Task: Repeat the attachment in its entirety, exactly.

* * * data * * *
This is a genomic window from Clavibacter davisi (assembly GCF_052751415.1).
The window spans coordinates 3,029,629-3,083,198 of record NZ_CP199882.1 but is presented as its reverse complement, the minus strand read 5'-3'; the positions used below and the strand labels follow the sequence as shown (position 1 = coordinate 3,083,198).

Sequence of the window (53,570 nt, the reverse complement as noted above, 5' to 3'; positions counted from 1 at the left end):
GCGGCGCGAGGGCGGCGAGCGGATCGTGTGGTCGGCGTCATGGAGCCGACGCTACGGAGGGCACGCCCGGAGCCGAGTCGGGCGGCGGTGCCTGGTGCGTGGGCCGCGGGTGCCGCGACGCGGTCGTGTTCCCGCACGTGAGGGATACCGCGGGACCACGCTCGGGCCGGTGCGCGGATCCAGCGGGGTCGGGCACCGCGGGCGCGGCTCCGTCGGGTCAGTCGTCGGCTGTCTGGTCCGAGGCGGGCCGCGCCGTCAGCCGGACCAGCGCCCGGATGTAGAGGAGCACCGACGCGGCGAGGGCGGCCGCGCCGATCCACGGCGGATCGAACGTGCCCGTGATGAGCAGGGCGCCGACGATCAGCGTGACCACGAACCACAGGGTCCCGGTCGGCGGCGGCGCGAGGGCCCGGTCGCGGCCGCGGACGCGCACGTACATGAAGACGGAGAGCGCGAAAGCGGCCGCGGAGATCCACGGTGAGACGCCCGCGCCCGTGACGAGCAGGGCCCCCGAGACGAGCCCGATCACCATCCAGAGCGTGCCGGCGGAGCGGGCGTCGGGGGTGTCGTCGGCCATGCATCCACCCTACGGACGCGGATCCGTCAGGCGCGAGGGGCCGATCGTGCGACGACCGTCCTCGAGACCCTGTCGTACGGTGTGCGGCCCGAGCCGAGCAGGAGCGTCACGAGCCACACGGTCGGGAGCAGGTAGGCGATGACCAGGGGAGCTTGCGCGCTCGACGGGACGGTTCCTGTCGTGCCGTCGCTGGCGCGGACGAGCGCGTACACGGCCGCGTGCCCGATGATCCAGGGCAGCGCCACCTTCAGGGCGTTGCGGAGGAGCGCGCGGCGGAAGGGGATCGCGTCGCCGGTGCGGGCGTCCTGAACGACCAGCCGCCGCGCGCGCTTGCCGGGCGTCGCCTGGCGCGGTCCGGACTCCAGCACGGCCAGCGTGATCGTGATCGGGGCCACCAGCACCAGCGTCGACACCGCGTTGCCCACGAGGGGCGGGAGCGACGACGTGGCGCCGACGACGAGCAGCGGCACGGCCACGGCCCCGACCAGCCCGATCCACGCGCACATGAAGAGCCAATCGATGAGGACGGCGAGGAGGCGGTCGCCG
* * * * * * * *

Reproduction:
This is a genomic window from Clavibacter davisi (assembly GCF_052751415.1).
The window spans coordinates 3,029,629-3,083,198 of record NZ_CP199882.1 but is presented as its reverse complement, the minus strand read 5'-3'; the positions used below and the strand labels follow the sequence as shown (position 1 = coordinate 3,083,198).

Sequence of the window (53,570 nt, the reverse complement as noted above, 5' to 3'; positions counted from 1 at the left end):
GCGGCGCGAGGGCGGCGAGCGGATCGTGTGGTCGGCGTCATGGAGCCGACGCTACGGAGGGCACGCCCGGAGCCGAGTCGGGCGGCGGTGCCTGGTGCGTGGGCCGCGGGTGCCGCGACGCGGTCGTGTTCCCGCACGTGAGGGATACCGCGGGACCACGCTCGGGCCGGTGCGCGGATCCAGCGGGGTCGGGCACCGCGGGCGCGGCTCCGTCGGGTCAGTCGTCGGCTGTCTGGTCCGAGGCGGGCCGCGCCGTCAGCCGGACCAGCGCCCGGATGTAGAGGAGCACCGACGCGGCGAGGGCGGCCGCGCCGATCCACGGCGGATCGAACGTGCCCGTGATGAGCAGGGCGCCGACGATCAGCGTGACCACGAACCACAGGGTCCCGGTCGGCGGCGGCGCGAGGGCCCGGTCGCGGCCGCGGACGCGCACGTACATGAAGACGGAGAGCGCGAAAGCGGCCGCGGAGATCCACGGTGAGACGCCCGCGCCCGTGACGAGCAGGGCCCCCGAGACGAGCCCGATCACCATCCAGAGCGTGCCGGCGGAGCGGGCGTCGGGGGTGTCGTCGGCCATGCATCCACCCTACGGACGCGGATCCGTCAGGCGCGAGGGGCCGATCGTGCGACGACCGTCCTCGAGACCCTGTCGTACGGTGTGCGGCCCGAGCCGAGCAGGAGCGTCACGAGCCACACGGTCGGGAGCAGGTAGGCGATGACCAGGGGAGCTTGCGCGCTCGACGGGACGGTTCCTGTCGTGCCGTCGCTGGCGCGGACGAGCGCGTACACGGCCGCGTGCCCGATGATCCAGGGCAGCGCCACCTTCAGGGCGTTGCGGAGGAGCGCGCGGCGGAAGGGGATCGCGTCGCCGGTGCGGGCGTCCTGAACGACCAGCCGCCGCGCGCGCTTGCCGGGCGTCGCCTGGCGCGGTCCGGACTCCAGCACGGCCAGCGTGATCGTGATCGGGGCCACCAGCACCAGCGTCGACACCGCGTTGCCCACGAGGGGCGGGAGCGACGACGTGGCGCCGACGACGAGCAGCGGCACGGCCACGGCCCCGACCAGCCCGATCCACGCGCACATGAAGAGCCAATCGATGAGGACGGCGAGGAGGCGGTCGCCG